I got over food addiction by building a mental wall around me that kept out all things negative; other people’s problems…that I couldn’t do anything about, news items that were crap, side trips that could take me away from my goals, people’s opinions of me — good or bad….I kept my mind clean, for me. I developed a mind-set that no one was good enough to influence me, my lifestyle, my relationship with my boys, what I ate, what I drank, and most of all, who I was as a person.
At the time, I was going through a divorce and I had always tried to take the high road…be the bigger person, be an example. All that nonsense gave me the license to reward myself by eating anything I wanted.
I finally looked in the mirror and said, “what about me? What’s this doing for my lifespan?”
From that point on, I decided to create good habits. Habits that last a lifetime. I started walking everyday, doing light exercise, getting fresh air, doing something good for myself.
I got out some old motivation books I used to read because at the time, I thought they were cool. I could always say in conversation, “yeah I read that book,” and quote something from it. I hadn’t made it a part of me…I was giving lip service.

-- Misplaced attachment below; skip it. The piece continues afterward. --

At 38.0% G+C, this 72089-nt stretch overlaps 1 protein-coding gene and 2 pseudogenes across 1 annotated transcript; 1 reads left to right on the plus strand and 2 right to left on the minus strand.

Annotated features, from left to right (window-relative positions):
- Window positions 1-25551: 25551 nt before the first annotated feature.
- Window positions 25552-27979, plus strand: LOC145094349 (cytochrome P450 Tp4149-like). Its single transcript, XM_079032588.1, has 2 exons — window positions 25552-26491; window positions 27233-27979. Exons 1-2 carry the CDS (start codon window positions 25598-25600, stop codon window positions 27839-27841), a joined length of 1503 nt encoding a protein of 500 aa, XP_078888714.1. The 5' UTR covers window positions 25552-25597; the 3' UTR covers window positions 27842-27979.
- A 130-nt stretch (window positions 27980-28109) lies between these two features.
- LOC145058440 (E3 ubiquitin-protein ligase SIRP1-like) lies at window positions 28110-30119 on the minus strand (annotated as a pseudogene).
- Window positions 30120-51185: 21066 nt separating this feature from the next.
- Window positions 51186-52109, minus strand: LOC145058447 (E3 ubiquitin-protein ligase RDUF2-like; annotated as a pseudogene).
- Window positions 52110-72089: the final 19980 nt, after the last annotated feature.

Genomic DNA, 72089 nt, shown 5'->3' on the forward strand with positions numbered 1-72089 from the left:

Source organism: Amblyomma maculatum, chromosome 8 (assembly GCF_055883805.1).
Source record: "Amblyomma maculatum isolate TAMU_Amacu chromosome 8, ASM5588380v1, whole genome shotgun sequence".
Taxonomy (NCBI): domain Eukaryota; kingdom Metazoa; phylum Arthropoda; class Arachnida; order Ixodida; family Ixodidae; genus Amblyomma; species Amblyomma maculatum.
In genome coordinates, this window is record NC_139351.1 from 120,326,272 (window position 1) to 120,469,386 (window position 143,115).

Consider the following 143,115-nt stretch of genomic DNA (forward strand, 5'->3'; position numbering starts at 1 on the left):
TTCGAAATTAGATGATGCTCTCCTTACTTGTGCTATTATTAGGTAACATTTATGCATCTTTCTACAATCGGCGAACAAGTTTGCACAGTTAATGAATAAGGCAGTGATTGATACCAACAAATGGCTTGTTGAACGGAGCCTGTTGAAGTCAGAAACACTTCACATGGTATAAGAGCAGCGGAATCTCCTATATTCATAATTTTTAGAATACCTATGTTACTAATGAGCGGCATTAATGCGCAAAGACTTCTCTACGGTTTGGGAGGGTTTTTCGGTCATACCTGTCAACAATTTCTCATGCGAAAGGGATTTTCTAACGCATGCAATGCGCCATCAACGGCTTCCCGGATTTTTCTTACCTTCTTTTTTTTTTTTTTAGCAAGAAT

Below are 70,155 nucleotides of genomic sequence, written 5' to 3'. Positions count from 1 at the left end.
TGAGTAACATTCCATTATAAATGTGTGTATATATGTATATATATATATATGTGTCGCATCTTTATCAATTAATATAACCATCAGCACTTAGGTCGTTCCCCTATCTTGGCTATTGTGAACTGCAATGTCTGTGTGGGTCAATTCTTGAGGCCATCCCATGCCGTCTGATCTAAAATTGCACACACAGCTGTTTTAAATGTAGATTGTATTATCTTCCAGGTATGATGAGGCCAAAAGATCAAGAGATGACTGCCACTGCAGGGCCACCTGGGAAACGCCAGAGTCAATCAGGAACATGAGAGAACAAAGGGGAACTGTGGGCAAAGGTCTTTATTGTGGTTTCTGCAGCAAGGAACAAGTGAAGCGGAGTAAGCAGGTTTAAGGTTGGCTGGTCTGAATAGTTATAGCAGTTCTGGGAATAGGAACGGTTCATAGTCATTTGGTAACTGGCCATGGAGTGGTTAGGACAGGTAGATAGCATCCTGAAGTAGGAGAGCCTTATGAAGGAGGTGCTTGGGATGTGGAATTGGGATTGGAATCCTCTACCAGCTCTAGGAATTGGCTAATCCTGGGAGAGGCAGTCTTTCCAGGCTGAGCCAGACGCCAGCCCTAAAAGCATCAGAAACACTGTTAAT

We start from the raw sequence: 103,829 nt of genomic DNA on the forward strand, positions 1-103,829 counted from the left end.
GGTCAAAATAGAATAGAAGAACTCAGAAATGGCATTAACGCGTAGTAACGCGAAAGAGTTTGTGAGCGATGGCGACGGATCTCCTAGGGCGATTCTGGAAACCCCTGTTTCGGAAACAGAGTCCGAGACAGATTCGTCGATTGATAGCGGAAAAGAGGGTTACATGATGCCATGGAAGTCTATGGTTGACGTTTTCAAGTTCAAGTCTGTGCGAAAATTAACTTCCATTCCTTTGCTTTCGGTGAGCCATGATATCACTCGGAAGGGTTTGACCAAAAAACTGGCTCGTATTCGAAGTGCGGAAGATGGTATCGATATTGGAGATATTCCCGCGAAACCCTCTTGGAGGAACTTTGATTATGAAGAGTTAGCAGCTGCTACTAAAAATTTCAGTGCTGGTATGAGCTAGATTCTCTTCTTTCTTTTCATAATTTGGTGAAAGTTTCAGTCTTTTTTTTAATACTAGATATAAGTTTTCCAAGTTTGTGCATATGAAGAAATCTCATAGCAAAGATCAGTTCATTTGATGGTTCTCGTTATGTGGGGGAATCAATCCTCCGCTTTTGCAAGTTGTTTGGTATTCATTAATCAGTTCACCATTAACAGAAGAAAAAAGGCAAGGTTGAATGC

I made a point of using a positive principle out of those books everyday. Dale Carnegie’s, “How to win friends and influence people,” was the best.
What I ate at that turning point, is what I eat today, 40 years later.
I had a friend in Houston who was a Naturopath and his philosophy was to eat 70% healthy.
It’s like when a person has a hangover, the best bet is to have a drink of what gave you the hangover so you can ease back into normalcy…kind of like “having some of the hair of the dog that bit you.”
The other 30% of your diet keeps you environmentally friendly. (Hair of the dog)
I started replacing basics with healthier basics; herb seasoning for salt, herbal tea for coffee, turbinado sugar for white confectionary sugar, club soda and cranberry juice for Rum and Diet Coke, whole grain bread for for white bread, honey for maple syrup, almond milk for homogenized milk, 70% chicken over 30% red meat, fruit for candy…just common sense trade-offs.
I learned to enjoy things like biting into a fresh tomato with my eyes closed and tasting the goodness instead of gobbling it up like I had always done. I learned to slow down while I ate, smaller bites, chewing my food good, just enjoying eating.
My wife and I eat out quite a bit and you can always get a salad with chicken strips on it. If we want a steak, we eat one, but not everyday.
When I first changed my mind-set, I weighed 262 pounds. Now I weigh 174 pounds. We ride bicycles every morning for 20 minutes, treadmill and light weights, a moderate amount of in-cline push-ups and set-ups… a total of about 40 minutes.
It’s a good habit to create because you don’t feel right unless you do it.
Now, I can look in the mirror and say, “This,…is about me!”